Where these limits are crossed, natural ecological cycles within the planet's biosphere are disturbed or even interrupted, leading to environmental problems of varying degrees, e.g. overfertilization of soils or changing climatic conditions. Many - if not most - of these environmental issues can be traced back to today's forms of energy production and use. Hence, if our energy systems cannot be brought back into alignment with the natural processes on our planet, it seems likely that seemingly unlimited growth will further expand the economy towards the limits biophysical economy (Hall and Klittgard, 2012), thereby compromising the integrity of the earth's ecosystem(s).
This course will analyze the interrelation between ecosystems and the human economic activity in more detail. Particularly, the functioning of manmade energy systems, their role in the economic system as well as their influence on self-sustaining natural systems will be studied. The course will, therefore, provide a basic understanding of ecosystems and their entanglement with human economic activity; based on the concept of the biophysical economy, the course will discuss the limits of growth provided by the planet's biosphere. On this basis, measures to adapt the exchange relations between nature and the economy will be introduced, with activities to develop new, less environmentally harmful energy systems representing a central subject of the course.
Particularly, the course will analyze attempts to develop energy systems that function more or less in harmony with nature, for example through a low consumption of resources and by using renewable instead of fossil and nuclear primary energy. Moreover, the course will pay special attention to a variety of policy problems and current controversies relating to energy policy - energy sources, sectors, and options - in a comparative manner. This includes controversies related to Carbon Capture and Storage (CCS), energy efficiency or the idea of establishing a bioeconomy. In addition, different levels of the political system are included. For example, the energy policy of Norway is analyzed as well as that of various neighboring countries such as Denmark, Sweden, Germany, the Netherlands and the United Kingdom. It will also examine the European Union's energy policy and global environmental regimes.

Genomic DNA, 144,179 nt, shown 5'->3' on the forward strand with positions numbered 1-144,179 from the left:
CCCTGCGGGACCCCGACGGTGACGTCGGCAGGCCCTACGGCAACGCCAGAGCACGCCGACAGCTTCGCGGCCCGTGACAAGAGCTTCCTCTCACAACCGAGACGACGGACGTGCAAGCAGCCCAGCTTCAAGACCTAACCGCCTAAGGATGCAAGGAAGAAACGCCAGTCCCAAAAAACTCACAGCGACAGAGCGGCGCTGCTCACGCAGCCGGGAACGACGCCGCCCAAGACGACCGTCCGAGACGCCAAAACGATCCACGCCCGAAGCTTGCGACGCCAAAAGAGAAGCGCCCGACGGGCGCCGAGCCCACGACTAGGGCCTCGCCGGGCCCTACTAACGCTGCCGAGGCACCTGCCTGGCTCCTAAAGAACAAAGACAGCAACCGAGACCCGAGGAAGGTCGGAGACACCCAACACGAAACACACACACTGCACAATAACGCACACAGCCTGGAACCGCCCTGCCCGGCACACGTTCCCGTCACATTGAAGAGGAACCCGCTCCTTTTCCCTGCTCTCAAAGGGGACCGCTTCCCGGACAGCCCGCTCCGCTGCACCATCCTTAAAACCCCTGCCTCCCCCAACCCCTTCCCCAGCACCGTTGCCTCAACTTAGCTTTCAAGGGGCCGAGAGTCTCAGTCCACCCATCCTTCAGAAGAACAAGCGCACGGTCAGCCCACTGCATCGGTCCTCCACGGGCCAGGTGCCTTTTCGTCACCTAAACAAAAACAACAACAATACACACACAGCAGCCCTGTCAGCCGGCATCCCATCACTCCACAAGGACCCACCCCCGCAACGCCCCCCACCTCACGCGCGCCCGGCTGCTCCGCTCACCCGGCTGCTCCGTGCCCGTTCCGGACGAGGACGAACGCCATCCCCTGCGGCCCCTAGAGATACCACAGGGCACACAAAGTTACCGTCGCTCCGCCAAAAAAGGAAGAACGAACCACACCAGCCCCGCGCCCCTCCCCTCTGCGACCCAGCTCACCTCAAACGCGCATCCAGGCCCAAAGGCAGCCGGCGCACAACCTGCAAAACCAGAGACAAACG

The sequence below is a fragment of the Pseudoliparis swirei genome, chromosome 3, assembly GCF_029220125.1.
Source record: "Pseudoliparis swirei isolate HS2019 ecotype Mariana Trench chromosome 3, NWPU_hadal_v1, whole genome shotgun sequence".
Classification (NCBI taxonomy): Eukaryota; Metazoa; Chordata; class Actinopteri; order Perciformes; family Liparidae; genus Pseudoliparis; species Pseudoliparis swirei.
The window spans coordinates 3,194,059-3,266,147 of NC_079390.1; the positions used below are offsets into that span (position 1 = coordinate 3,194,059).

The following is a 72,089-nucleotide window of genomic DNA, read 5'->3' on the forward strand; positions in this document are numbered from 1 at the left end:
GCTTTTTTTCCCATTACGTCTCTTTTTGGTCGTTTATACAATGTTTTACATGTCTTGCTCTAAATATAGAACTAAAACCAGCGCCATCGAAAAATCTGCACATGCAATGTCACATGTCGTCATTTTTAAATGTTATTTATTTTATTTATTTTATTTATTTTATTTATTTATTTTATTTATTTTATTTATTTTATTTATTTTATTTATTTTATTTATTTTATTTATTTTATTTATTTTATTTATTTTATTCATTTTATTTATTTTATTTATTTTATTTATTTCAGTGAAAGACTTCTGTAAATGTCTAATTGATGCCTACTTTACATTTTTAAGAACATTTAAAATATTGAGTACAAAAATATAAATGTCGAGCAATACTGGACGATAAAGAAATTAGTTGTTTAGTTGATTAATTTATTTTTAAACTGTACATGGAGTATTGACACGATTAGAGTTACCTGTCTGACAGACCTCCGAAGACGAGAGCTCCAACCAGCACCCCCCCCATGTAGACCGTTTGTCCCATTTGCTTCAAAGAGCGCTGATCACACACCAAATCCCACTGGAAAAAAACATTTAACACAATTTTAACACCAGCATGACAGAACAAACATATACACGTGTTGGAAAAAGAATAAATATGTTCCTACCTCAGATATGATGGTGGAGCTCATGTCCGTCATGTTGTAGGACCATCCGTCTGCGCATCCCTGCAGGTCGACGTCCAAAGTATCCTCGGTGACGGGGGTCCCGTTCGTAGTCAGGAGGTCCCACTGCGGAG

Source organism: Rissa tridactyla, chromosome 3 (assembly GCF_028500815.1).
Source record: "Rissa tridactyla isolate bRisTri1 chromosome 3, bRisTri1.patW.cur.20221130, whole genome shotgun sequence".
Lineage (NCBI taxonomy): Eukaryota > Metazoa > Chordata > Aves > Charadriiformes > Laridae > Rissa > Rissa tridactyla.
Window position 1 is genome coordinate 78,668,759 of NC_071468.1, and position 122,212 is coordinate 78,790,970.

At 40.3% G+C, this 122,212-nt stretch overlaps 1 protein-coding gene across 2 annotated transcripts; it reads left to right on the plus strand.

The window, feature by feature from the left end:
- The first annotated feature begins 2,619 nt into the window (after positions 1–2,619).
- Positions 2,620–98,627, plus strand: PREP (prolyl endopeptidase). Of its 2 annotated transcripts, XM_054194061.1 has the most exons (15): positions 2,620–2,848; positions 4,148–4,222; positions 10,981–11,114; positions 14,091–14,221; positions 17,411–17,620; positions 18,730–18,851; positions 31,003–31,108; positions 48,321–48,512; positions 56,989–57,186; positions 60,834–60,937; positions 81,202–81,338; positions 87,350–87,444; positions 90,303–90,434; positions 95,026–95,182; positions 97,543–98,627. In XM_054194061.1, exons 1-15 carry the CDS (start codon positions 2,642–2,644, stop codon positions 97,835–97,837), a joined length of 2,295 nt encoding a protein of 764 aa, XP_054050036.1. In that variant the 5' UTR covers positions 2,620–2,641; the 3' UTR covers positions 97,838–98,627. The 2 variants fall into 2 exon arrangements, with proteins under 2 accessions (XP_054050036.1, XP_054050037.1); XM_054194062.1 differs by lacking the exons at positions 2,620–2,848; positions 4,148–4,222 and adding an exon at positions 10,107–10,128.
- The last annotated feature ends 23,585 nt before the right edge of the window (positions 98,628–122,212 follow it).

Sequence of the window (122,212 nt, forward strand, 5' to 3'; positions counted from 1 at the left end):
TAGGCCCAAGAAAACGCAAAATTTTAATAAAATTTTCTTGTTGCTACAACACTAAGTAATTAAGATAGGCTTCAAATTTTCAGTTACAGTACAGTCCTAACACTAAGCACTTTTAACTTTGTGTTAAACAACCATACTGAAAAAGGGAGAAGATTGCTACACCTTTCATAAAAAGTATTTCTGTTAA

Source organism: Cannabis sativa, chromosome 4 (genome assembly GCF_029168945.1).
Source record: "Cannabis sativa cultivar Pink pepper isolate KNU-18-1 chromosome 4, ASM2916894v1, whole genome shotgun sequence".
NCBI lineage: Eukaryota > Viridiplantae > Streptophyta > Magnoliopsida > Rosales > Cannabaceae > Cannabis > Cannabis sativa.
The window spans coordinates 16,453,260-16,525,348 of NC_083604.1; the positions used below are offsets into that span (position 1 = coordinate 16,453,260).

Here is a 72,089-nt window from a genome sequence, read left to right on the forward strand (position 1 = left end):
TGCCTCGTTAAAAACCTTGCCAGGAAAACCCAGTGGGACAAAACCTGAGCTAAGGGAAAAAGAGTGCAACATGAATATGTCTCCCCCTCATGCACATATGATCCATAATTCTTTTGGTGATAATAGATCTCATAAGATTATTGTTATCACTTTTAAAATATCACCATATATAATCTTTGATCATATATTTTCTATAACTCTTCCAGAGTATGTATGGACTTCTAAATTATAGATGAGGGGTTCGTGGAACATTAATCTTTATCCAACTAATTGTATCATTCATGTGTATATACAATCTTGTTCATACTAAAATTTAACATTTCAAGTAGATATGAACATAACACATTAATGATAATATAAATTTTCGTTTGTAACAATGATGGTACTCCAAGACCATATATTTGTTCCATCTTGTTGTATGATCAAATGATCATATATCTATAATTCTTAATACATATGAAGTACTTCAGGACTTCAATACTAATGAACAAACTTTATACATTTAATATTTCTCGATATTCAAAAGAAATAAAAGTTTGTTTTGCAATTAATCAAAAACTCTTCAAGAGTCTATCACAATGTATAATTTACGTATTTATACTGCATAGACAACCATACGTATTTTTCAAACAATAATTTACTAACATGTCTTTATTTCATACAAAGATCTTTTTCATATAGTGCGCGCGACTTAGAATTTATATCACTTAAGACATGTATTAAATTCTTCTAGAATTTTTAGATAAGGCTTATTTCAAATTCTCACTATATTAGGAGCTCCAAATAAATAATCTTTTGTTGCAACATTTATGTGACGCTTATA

Required prerequisite knowledge



Written essay and oral exam
Weight Duration Marks Aid
Written essay7/10 A - F
Oral exam3/10 A - F

Coursework requirements

Student assignments

Course teacher(s)

Course teacher
Thomas Michael Sattich , Oluf Langhelle
Course coordinator
Bettina Bluemling

Method of work

  • Lectures
  • Discussions
  • Student assignments (group work, presentations, written assignments)
  • Guest speakers
  • Field trips

Open to

Energy, Environment and Society - masterstudium
Exchange programme at Faculty of Social Sciences

Course assessment

Student evaluation will be carried out in accordance with the Faculty of Social Science evaluation system.


Link to Reading List

This is the study programme for 2019/2020. It is subject to change.

Sist oppdatert: 25.01.2020